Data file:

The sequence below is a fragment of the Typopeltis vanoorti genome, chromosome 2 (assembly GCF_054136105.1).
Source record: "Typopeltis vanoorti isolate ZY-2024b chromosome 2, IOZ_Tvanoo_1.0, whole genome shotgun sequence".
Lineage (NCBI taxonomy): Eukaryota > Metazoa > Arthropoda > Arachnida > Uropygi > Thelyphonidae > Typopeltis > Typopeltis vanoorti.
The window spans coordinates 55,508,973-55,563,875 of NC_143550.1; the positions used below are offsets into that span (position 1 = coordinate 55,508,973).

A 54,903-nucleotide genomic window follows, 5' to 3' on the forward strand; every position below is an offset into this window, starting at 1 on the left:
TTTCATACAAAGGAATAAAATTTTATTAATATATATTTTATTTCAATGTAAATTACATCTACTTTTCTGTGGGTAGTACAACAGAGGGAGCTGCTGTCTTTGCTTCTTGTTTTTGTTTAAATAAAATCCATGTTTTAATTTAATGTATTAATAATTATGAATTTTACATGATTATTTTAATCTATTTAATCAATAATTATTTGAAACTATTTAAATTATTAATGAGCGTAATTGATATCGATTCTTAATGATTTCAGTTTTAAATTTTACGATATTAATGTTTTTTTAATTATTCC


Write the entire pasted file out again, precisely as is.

The sequence below is a fragment of the Typopeltis vanoorti genome, chromosome 2 (assembly GCF_054136105.1).
Source record: "Typopeltis vanoorti isolate ZY-2024b chromosome 2, IOZ_Tvanoo_1.0, whole genome shotgun sequence".
Lineage (NCBI taxonomy): Eukaryota > Metazoa > Arthropoda > Arachnida > Uropygi > Thelyphonidae > Typopeltis > Typopeltis vanoorti.
The window spans coordinates 55,508,973-55,563,875 of NC_143550.1; the positions used below are offsets into that span (position 1 = coordinate 55,508,973).

A 54,903-nucleotide genomic window follows, 5' to 3' on the forward strand; every position below is an offset into this window, starting at 1 on the left:
TTTCATACAAAGGAATAAAATTTTATTAATATATATTTTATTTCAATGTAAATTACATCTACTTTTCTGTGGGTAGTACAACAGAGGGAGCTGCTGTCTTTGCTTCTTGTTTTTGTTTAAATAAAATCCATGTTTTAATTTAATGTATTAATAATTATGAATTTTACATGATTATTTTAATCTATTTAATCAATAATTATTTGAAACTATTTAAATTATTAATGAGCGTAATTGATATCGATTCTTAATGATTTCAGTTTTAAATTTTACGATATTAATGTTTTTTTAATTATTCC